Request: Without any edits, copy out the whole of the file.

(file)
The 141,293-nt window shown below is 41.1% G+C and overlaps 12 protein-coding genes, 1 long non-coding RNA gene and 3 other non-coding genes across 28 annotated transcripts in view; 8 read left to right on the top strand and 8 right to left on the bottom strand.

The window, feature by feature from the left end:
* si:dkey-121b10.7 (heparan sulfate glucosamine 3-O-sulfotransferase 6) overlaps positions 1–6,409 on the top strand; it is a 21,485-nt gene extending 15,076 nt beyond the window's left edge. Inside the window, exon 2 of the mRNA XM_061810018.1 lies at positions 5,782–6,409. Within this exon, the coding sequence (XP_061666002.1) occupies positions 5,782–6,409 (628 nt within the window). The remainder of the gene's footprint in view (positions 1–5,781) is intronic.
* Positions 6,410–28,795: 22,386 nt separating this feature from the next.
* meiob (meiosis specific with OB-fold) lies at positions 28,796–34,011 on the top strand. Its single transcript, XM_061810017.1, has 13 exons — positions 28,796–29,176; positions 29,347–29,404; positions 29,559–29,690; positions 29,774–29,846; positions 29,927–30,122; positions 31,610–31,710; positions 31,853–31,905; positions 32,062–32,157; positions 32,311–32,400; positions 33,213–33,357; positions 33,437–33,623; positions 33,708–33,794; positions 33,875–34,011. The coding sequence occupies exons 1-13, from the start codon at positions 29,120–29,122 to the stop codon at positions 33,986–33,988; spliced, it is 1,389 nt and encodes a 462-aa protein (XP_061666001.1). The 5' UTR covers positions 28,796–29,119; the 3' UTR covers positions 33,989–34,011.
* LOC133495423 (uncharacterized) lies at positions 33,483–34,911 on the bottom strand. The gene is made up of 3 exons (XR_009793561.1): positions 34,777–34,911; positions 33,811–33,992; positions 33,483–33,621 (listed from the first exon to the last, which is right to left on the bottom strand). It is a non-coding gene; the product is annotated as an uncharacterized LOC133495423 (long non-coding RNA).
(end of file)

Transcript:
The 141,293-nt window shown below is 41.1% G+C and overlaps 12 protein-coding genes, 1 long non-coding RNA gene and 3 other non-coding genes across 28 annotated transcripts in view; 8 read left to right on the top strand and 8 right to left on the bottom strand.

The window, feature by feature from the left end:
* si:dkey-121b10.7 (heparan sulfate glucosamine 3-O-sulfotransferase 6) overlaps positions 1–6,409 on the top strand; it is a 21,485-nt gene extending 15,076 nt beyond the window's left edge. Inside the window, exon 2 of the mRNA XM_061810018.1 lies at positions 5,782–6,409. Within this exon, the coding sequence (XP_061666002.1) occupies positions 5,782–6,409 (628 nt within the window). The remainder of the gene's footprint in view (positions 1–5,781) is intronic.
* Positions 6,410–28,795: 22,386 nt separating this feature from the next.
* meiob (meiosis specific with OB-fold) lies at positions 28,796–34,011 on the top strand. Its single transcript, XM_061810017.1, has 13 exons — positions 28,796–29,176; positions 29,347–29,404; positions 29,559–29,690; positions 29,774–29,846; positions 29,927–30,122; positions 31,610–31,710; positions 31,853–31,905; positions 32,062–32,157; positions 32,311–32,400; positions 33,213–33,357; positions 33,437–33,623; positions 33,708–33,794; positions 33,875–34,011. The coding sequence occupies exons 1-13, from the start codon at positions 29,120–29,122 to the stop codon at positions 33,986–33,988; spliced, it is 1,389 nt and encodes a 462-aa protein (XP_061666001.1). The 5' UTR covers positions 28,796–29,119; the 3' UTR covers positions 33,989–34,011.
* LOC133495423 (uncharacterized) lies at positions 33,483–34,911 on the bottom strand. The gene is made up of 3 exons (XR_009793561.1): positions 34,777–34,911; positions 33,811–33,992; positions 33,483–33,621 (listed from the first exon to the last, which is right to left on the bottom strand). It is a non-coding gene; the product is annotated as an uncharacterized LOC133495423 (long non-coding RNA).